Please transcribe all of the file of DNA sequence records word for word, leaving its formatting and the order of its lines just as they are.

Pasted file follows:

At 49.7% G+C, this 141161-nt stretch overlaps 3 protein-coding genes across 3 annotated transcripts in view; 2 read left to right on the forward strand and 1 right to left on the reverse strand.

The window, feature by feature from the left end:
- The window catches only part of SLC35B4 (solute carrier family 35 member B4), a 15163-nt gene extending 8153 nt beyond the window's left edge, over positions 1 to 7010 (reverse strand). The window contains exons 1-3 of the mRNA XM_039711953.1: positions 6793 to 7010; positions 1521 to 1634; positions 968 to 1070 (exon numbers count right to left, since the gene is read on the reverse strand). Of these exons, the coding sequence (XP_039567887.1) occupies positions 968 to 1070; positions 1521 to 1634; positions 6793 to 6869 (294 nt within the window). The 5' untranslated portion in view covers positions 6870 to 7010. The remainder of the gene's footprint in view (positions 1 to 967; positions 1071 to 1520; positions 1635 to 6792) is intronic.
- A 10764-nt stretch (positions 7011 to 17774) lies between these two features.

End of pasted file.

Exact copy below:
At 49.7% G+C, this 141161-nt stretch overlaps 3 protein-coding genes across 3 annotated transcripts in view; 2 read left to right on the forward strand and 1 right to left on the reverse strand.

The window, feature by feature from the left end:
- The window catches only part of SLC35B4 (solute carrier family 35 member B4), a 15163-nt gene extending 8153 nt beyond the window's left edge, over positions 1 to 7010 (reverse strand). The window contains exons 1-3 of the mRNA XM_039711953.1: positions 6793 to 7010; positions 1521 to 1634; positions 968 to 1070 (exon numbers count right to left, since the gene is read on the reverse strand). Of these exons, the coding sequence (XP_039567887.1) occupies positions 968 to 1070; positions 1521 to 1634; positions 6793 to 6869 (294 nt within the window). The 5' untranslated portion in view covers positions 6870 to 7010. The remainder of the gene's footprint in view (positions 1 to 967; positions 1071 to 1520; positions 1635 to 6792) is intronic.
- A 10764-nt stretch (positions 7011 to 17774) lies between these two features.